Freelancers are 35% more likely than firms to combine diverse skills and knowledge sets in their work, according to a recent report from research and development project, Brighton Fuse.

The report established three categories – unfused, fused, and superfused – to determine the level of skills diversity.

The findings showed that 46.7% of freelancers were superfused, in that combining skillsets was integral to their work. In comparison, only 34.7% of firms identified as being “superfused.”

Freelancers earned more money depending on the diversity of their skills, with “superfused” freelancers earning 27% more on average than their “unfused” peers.

There was also a strong correlation of growth, with fused freelancers growing at a rate of 10.5%, compared to just 8.8% for unfused freelancers.

Surprisingly, superfused freelancers only grew at a rate of 4.8%. The report suggested this could be because not many individuals are exceptionally good at lots of things, meaning superfused freelancers might be seen by clients as “Jacks and Jills of all trades.”

In comparison, firms that offer a superfused service grow at a rate of 20.8%, compared to 7% that were unfused, showing that offering a wide variety of skills works well when the workload can be spread.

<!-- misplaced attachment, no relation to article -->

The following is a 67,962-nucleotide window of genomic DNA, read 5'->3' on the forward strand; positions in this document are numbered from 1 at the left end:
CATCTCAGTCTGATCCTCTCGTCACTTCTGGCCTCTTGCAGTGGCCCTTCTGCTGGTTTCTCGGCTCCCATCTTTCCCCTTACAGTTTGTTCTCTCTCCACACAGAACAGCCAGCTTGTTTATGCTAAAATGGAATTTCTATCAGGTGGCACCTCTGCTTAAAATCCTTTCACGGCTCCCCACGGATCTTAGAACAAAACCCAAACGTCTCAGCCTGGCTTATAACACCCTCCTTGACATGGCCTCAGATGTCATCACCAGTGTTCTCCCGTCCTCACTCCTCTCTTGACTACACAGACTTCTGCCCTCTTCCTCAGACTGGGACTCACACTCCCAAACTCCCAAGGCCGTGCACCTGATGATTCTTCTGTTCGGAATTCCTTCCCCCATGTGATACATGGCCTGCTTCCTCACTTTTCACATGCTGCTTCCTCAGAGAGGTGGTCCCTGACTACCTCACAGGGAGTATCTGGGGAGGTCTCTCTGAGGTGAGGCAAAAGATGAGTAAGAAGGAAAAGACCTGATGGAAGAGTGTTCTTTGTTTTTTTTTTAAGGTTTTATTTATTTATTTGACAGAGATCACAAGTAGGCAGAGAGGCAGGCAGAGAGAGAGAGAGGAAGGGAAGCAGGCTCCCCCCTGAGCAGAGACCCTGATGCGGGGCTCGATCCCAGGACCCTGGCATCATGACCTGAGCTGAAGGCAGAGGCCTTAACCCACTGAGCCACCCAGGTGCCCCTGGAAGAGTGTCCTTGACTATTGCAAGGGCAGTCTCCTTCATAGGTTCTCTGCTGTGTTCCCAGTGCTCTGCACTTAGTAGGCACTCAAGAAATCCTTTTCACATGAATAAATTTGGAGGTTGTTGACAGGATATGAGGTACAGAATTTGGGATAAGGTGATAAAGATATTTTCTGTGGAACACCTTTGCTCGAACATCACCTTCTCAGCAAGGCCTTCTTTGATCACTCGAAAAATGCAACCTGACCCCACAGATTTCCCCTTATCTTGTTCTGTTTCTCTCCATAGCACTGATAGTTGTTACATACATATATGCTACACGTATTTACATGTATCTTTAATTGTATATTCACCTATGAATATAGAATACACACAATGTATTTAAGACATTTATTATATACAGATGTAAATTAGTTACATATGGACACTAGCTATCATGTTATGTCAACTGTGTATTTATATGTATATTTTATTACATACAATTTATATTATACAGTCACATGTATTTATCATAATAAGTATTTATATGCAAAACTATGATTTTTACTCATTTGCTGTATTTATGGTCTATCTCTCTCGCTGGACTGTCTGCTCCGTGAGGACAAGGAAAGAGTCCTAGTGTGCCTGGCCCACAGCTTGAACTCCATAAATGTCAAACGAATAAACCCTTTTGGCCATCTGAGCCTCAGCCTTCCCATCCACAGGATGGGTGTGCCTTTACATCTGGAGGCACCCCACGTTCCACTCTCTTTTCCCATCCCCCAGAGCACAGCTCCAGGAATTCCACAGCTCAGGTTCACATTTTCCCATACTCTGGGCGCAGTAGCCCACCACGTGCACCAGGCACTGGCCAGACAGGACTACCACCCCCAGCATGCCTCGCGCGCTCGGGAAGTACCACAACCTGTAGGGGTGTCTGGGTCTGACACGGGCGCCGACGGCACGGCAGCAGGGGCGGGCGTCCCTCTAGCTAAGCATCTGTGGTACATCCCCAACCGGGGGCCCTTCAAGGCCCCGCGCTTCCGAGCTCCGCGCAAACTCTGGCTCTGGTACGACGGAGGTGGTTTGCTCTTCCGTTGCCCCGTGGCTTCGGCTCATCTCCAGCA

Brighton Fuse

Brighton Fuse is funded jointly by the Arts and Humanities Research Council, the Universities of Brighton and Sussex and Wired Sussex, a digital sector business group.

The broad focus of the project is to support the development of policies which see real value in connecting cultural and creative endeavour with technological activity, and which foster the self-employed economy.

Phil Jones, managing director or Wired Sussex, said:

“I want to see much greater recognition of the role of freelancers in supporting the generation of economic value. Policy assumes freelancing is a second rate choice. It’s not. Not only are they active, positive individuals, but their existence and expertise is central to the ability of businesses to be able to grow and flex.”

You can read the full report and policy recommendations here.

Images via Tim Simpson and Puree Design